456 Mass. 1027

May 18, 2010.

Lawrence Watson (petitioner) appeals from three judgments of a single justice of this court denying his petitions for relief pursuant to G. L. c. 211, § 3. In his petitions, he claimed that an appeal decided by the Appeals Court adversely to him, see Walker v. Watson, 72 Mass. App. Ct. 1110 (2008), was flawed because each of the three Justices on the panel that decided the appeal had misstated facts and misapplied the law and, in so doing, had engaged in judicial misconduct. The single justice neither abused her discretion nor otherwise erred in denying the petitions because the petitioner, who had applied unsuccessfully for further appellate review, see Walker v. Watson, 452 Mass. 1106 (2008), failed to show he lacked an adequate alternative to relief under G. L. c. 211, § 3. See Votta v. Police Dep't of Billerica, 444 Mass. 1001, 1001 (2005) (exercise of extraordinary superintendence power not "a substitute for the normal appellate process or merely to provide an additional layer of appellate review after the normal process has run its course"). See also Watson v. Walker, 455 Mass. 1004, 1004 (2009). He also failed to provide any measure of record support for his claims of judicial misconduct against the Justices who decided his appeal, or against the single justice of this court. See Fogarty v. Commonwealth, 406 Mass. 103, 106-107 (1989), quoting Morrissette v. Commonwealth, 380 Mass. 197, 198 (1980) ("Clearly . . . an unsupported charge of . . . judicial misconduct fail[s] to demonstrate a 'substantial claim . . .' necessary to justify the extraordinary relief of G. L. c. 211, § 3").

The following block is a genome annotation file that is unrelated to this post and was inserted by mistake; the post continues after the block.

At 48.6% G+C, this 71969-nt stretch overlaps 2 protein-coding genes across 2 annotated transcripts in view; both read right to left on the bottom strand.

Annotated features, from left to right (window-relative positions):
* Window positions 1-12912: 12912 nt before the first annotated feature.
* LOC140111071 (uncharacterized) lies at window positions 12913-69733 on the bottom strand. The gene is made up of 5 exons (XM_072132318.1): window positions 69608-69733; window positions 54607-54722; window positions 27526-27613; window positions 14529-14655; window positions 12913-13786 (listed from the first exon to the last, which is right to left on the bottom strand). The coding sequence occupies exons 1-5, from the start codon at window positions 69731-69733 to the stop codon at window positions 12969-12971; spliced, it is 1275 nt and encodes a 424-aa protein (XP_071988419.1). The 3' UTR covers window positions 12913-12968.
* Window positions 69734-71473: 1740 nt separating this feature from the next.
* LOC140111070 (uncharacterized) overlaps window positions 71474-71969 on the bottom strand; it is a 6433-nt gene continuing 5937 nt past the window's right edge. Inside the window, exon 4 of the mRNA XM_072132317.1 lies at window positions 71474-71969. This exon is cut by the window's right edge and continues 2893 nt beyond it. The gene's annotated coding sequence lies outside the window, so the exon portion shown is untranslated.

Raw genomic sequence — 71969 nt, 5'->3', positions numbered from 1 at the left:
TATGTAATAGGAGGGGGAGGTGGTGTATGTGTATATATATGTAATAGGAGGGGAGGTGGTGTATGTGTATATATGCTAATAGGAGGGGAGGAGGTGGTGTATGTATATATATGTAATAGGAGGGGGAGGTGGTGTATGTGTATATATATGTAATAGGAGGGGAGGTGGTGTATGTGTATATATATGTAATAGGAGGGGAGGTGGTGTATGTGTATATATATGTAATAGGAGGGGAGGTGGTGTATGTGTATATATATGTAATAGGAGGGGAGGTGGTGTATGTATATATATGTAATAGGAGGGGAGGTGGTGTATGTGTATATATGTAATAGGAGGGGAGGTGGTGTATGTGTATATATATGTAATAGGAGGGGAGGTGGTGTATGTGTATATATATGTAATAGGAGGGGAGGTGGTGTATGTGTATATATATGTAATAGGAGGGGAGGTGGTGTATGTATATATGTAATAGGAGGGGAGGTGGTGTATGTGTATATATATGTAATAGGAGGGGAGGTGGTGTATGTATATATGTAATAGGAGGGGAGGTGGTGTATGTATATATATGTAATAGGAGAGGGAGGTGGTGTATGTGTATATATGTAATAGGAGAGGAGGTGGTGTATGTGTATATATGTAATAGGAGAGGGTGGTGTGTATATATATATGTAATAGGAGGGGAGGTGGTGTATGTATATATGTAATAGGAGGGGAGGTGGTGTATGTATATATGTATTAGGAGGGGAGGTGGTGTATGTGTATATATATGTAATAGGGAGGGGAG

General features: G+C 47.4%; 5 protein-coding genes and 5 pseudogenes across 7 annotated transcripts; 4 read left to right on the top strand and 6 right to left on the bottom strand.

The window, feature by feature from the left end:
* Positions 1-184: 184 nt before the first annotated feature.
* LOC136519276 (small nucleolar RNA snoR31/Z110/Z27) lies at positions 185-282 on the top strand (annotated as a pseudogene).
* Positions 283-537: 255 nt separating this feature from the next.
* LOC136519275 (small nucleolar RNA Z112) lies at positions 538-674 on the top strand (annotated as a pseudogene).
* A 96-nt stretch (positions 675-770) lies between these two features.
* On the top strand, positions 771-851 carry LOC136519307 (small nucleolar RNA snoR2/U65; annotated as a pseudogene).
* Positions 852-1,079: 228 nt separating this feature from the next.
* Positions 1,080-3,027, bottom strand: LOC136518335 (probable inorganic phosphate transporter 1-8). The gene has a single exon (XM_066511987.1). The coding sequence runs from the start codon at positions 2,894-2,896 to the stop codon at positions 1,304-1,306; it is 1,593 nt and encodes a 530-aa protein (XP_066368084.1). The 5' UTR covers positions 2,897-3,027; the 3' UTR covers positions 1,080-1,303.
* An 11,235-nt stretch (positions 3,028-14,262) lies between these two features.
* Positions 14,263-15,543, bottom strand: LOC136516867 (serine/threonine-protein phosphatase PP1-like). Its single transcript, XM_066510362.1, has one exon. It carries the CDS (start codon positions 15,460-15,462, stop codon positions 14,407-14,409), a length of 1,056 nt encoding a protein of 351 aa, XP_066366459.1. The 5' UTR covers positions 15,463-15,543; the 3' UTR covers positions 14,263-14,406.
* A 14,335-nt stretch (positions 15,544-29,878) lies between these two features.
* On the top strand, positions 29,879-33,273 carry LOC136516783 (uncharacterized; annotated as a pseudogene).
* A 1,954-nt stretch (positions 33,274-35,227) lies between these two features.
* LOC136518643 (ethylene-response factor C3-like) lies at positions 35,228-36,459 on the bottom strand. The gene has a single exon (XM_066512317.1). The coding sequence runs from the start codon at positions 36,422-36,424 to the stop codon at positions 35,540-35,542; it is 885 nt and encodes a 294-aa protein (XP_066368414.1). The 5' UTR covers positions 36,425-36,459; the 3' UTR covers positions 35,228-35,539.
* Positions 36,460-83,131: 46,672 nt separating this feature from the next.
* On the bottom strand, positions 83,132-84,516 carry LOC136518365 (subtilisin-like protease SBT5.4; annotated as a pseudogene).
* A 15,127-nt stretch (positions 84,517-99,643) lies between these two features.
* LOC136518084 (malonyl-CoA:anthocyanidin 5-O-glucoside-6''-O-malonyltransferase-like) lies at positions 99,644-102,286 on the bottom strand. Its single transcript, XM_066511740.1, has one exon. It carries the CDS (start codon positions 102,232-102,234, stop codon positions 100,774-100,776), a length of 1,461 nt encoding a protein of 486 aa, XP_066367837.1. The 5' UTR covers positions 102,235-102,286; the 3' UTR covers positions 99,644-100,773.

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In an unrelated appeal, we warned the petitioner about possible sanctions were he to continue to pursue petitions for extraordinary relief that fail to satisfy the basic requirements for justifying such relief: showing the absence of an adequate alternative remedy, providing record support to substantiate his claims, and presenting proper appellate argument. See Watson v. Walker, supra at 1005. Although the petitions in this case predated that warning, we remind him of that warning because the petitions here suffer from deficiencies in those same basic requirements.

Judgments affirmed.

Lawrence Watson, pro se.

Annapurna Balakrishna, Assistant Attorney General, for the defendant, submitted a brief.